What are flocculants

April 5, 2013 by Bill Hancock 0 comments
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Z Flocc™ Flocculants

Even the best designed and effective solids-liquids process equipment require addition of flocculants to make these systems work. Flocculating the solids in slurries and sludges before treatment in unit operations ranging from thickeners, clarifiers, filters, dissolved air flotation, induced air flotation and their variants is necessary. But what are flocculants, what do they look like and how do they work?

Water treatment flocculant chemistries are but a specific class of a wide range and common long chain polymers that naturally occur and are synthesized including by way of example starches, sugar, cellulose, nylon, plastics, proteins, vinyl, Teflon and many, many others. Polymer chains are composed of repeating molecule units called monomers so technically are poly-monomers which is shortened to polymer. Polymers fall into several classes depending on their physical characteristics and properties that are defined by the polymer’s basic structure, how the monomers are arranged and actual monomer chemical composition. The resulting polymer properties impact how the chains interact at the micro scale and how these interact with water, solutions, chemicals and solvents at the macro scale.

Flocculants fall into the water soluble polymer class which means, naturally, these are readily and highly soluble in water. These are predominantly synthetic but chemically modified or unmodified natural polymers also fall into this classification. Once dissolved in water, flocculants do not salt or precipitate out of solution unless there is a chemical reaction.

Zeroday Enterprises Anionic Polyacrylamide

Illustration provided by SNF Holding Company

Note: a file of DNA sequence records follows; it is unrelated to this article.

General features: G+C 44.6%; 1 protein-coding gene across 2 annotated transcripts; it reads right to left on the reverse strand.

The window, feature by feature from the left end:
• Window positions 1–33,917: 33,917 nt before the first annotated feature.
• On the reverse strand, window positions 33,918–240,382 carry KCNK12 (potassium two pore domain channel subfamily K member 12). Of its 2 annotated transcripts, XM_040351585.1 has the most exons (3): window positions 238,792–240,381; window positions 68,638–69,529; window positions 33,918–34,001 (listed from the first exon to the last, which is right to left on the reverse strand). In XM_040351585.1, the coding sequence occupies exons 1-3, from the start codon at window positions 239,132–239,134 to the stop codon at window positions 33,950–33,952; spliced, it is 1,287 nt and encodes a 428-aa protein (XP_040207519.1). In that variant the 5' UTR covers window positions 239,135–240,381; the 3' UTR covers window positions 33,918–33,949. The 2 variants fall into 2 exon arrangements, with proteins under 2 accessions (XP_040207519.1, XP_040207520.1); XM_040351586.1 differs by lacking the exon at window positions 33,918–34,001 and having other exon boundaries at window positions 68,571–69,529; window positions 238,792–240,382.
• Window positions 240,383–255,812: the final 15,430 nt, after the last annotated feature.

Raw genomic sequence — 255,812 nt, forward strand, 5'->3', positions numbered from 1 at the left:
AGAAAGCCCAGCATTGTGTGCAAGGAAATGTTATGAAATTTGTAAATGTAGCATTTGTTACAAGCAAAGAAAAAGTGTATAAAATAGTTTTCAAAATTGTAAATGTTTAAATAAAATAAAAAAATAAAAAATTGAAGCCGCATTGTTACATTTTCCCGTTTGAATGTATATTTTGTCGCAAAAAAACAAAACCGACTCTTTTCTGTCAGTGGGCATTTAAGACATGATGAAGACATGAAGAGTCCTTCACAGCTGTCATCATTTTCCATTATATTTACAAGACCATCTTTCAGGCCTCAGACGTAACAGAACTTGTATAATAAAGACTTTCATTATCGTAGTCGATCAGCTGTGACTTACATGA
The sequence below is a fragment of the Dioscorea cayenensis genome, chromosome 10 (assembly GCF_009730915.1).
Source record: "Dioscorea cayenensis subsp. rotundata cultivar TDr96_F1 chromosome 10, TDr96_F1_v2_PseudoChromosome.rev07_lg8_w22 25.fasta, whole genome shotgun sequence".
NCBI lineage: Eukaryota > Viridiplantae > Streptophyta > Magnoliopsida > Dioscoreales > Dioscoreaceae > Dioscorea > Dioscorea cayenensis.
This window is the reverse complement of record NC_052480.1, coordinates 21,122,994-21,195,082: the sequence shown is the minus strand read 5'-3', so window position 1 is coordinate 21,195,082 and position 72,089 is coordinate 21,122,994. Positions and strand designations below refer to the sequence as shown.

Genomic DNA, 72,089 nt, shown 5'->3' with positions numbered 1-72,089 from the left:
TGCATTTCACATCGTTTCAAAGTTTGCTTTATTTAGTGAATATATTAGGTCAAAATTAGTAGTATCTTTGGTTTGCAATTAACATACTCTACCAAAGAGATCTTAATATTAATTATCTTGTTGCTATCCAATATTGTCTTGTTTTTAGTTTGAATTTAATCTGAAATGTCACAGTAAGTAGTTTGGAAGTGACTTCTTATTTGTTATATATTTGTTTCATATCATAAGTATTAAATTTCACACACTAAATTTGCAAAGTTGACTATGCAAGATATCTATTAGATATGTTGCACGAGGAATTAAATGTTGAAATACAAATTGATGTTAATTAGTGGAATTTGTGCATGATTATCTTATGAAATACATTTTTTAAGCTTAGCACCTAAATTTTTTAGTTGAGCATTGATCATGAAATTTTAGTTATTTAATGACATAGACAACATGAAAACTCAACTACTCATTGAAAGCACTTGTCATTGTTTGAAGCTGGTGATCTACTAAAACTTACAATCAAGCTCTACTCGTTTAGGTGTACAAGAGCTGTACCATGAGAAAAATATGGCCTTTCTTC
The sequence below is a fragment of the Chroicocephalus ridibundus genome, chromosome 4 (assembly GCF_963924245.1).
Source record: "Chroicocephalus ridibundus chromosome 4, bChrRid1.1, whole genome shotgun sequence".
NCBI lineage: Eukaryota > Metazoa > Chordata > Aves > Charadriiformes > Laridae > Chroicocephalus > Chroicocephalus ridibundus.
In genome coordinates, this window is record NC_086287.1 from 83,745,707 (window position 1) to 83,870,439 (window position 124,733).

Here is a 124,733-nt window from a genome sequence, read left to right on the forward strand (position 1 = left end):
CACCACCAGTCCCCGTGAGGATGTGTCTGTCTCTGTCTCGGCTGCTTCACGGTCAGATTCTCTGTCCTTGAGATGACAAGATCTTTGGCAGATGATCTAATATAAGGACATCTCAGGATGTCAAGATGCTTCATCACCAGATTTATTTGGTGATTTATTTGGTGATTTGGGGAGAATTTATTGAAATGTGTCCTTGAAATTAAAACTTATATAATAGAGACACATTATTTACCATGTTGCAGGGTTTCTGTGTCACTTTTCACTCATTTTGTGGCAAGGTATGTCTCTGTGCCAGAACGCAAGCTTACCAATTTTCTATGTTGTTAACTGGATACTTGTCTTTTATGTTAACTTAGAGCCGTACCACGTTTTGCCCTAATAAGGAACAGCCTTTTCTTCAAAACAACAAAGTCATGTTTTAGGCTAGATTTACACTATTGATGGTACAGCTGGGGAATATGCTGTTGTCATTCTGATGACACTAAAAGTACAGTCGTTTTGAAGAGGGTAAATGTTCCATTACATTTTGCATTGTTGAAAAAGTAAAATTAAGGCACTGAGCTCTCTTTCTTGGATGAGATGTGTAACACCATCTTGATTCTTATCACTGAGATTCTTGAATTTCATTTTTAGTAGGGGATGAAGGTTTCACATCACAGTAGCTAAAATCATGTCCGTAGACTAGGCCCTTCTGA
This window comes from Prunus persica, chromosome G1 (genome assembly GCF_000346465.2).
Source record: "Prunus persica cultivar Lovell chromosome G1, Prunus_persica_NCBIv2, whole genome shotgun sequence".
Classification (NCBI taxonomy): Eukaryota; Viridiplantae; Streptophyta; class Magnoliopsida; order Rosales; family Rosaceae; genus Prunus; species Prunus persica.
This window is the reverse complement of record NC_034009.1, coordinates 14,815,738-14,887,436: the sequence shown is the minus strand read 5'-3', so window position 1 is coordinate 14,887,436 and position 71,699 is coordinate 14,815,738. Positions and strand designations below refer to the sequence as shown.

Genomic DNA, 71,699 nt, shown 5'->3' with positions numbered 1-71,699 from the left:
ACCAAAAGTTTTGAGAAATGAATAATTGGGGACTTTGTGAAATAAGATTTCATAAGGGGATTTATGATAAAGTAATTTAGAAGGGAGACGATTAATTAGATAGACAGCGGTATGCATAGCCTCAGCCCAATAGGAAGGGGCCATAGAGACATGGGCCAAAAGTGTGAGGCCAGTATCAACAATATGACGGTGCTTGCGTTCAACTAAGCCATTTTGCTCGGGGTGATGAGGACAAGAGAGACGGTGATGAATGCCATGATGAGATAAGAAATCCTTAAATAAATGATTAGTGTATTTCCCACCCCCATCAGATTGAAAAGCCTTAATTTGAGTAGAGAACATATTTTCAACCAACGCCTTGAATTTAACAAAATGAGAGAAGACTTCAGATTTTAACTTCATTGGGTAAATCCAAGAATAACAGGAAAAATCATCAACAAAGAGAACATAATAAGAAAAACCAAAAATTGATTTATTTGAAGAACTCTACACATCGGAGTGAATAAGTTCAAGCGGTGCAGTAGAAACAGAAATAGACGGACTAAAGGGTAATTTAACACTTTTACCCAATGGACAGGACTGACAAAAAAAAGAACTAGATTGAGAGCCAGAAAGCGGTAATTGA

If the polymer in the water phase is a good match chemistry-wise to the solids surface chemistry, the polymer molecules readily adsorb onto the particles. Polymers are so surface active that if there is sufficient particle surface area available, essentially all the dissolved flocculant molecules
will be abstracted from the water phase. This abstraction is very fast and essentially completely removes any residual flocculant in the water.

Zeroday Enterprises Flocculant Molecule

Illustration provided by SNF Holding Company

The flocculant particle surface adsorptive affinity factors are basically defined by three flocculant chemistry characteristics:

  1. Charge: cationic, nonionic and anionic.
  2. Charge level as mole % of charged monomers in a polymer chain of total including the uncharged (nonionic).
  3. Chain length which is directly proportional to the number of reacted monomers.
  4. Degree of polymer molecule crosslinking.

Lab testing followed by plant evaluations are required to identify the optimum combination of these chemistry characteristics for a solids-liquid separation operation.

Learn more about Zeroday’s Z Flocc floccuants.

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Categories: Flocculants